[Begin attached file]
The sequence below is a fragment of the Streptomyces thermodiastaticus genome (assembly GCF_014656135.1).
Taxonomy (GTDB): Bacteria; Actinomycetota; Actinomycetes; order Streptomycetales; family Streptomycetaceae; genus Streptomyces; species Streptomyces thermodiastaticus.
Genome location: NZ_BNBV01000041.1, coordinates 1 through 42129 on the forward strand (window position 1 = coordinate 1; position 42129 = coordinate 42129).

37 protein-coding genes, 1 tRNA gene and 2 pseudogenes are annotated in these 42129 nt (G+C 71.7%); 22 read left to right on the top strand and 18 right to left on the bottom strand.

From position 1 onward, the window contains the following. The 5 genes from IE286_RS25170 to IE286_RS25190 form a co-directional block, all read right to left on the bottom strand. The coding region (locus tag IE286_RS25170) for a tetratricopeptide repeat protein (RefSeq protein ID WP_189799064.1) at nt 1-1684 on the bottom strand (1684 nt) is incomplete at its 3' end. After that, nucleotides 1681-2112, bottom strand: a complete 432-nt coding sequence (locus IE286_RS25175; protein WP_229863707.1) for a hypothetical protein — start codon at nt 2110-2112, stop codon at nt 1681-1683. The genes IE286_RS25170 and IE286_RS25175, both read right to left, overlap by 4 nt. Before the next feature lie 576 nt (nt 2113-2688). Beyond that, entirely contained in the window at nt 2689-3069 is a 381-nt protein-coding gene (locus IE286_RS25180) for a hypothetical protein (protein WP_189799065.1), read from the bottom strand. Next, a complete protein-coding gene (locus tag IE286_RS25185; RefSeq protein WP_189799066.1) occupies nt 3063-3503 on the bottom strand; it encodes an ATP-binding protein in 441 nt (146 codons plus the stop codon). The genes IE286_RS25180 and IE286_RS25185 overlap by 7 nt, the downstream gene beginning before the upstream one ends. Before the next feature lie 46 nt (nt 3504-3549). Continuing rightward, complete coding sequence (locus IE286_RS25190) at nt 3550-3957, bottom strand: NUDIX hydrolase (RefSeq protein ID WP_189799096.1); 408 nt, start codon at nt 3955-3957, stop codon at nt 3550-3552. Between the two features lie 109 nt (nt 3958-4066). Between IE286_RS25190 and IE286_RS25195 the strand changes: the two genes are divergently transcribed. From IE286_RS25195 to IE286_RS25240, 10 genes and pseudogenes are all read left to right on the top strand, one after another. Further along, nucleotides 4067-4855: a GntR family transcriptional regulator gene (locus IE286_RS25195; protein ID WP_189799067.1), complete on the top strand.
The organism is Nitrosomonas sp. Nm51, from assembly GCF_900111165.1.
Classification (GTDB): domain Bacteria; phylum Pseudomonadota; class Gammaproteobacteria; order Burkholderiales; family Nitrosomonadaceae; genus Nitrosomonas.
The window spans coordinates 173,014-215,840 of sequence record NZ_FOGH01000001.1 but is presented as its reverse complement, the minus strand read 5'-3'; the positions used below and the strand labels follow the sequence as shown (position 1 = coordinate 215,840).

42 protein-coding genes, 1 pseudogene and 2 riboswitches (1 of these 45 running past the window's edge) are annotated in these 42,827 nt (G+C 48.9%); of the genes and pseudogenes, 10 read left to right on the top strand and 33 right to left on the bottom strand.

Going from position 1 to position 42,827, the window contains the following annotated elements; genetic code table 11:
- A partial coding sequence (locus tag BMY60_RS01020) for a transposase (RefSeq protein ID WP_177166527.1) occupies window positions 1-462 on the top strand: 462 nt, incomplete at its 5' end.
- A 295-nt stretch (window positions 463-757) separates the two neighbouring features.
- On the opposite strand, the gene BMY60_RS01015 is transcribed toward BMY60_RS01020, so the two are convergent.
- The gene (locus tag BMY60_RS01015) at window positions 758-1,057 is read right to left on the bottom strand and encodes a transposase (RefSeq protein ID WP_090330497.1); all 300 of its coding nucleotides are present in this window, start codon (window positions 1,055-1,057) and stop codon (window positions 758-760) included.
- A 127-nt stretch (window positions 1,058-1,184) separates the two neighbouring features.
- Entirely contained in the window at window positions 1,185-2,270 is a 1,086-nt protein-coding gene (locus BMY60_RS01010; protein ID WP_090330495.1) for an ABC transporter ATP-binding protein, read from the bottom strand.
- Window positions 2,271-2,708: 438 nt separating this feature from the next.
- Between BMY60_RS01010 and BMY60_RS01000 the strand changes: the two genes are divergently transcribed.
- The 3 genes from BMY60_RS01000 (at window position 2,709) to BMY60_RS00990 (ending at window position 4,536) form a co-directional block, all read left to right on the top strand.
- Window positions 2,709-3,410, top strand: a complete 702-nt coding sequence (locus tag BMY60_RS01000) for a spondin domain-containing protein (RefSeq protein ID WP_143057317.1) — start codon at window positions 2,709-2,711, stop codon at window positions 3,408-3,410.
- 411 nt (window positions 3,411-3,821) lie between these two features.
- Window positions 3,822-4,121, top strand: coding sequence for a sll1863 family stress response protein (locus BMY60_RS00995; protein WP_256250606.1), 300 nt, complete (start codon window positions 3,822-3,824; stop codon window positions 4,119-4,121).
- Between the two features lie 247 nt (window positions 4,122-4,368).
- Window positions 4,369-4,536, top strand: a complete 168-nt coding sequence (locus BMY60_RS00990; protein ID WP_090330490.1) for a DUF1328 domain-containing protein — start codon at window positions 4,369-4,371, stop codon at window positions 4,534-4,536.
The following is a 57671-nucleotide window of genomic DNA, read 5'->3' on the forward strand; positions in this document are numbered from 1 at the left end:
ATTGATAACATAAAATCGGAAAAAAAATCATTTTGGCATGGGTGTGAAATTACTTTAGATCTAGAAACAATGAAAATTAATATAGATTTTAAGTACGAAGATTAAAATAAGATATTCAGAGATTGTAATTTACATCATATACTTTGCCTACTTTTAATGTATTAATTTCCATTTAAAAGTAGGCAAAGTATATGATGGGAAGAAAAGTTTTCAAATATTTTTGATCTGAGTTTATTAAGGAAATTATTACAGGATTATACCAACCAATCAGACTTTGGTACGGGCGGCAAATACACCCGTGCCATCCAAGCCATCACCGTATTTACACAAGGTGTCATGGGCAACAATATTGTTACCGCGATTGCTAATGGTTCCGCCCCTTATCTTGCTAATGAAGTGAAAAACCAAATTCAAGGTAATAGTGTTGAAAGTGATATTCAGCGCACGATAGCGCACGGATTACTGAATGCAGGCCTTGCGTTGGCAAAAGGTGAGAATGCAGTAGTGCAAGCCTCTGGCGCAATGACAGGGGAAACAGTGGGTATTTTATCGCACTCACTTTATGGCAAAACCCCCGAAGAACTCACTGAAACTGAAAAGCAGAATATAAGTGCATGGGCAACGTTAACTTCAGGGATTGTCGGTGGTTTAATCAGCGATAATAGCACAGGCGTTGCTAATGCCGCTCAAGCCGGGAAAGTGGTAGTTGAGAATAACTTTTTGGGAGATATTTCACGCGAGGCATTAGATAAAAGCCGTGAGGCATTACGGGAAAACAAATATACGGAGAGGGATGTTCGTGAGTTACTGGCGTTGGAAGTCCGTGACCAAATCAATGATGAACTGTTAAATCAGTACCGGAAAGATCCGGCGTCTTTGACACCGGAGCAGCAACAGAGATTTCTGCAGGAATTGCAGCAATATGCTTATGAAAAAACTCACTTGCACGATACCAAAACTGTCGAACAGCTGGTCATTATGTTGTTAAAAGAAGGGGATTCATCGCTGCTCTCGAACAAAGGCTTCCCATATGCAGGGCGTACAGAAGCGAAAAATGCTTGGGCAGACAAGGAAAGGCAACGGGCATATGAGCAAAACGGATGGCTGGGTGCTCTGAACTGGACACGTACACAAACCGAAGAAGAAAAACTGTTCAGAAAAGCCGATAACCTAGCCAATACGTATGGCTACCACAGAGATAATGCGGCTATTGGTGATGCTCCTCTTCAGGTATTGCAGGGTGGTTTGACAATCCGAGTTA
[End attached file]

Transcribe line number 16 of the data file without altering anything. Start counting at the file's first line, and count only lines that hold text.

- Entirely contained in the window at window positions 1,185-2,270 is a 1,086-nt protein-coding gene (locus BMY60_RS01010; protein ID WP_090330495.1) for an ABC transporter ATP-binding protein, read from the bottom strand.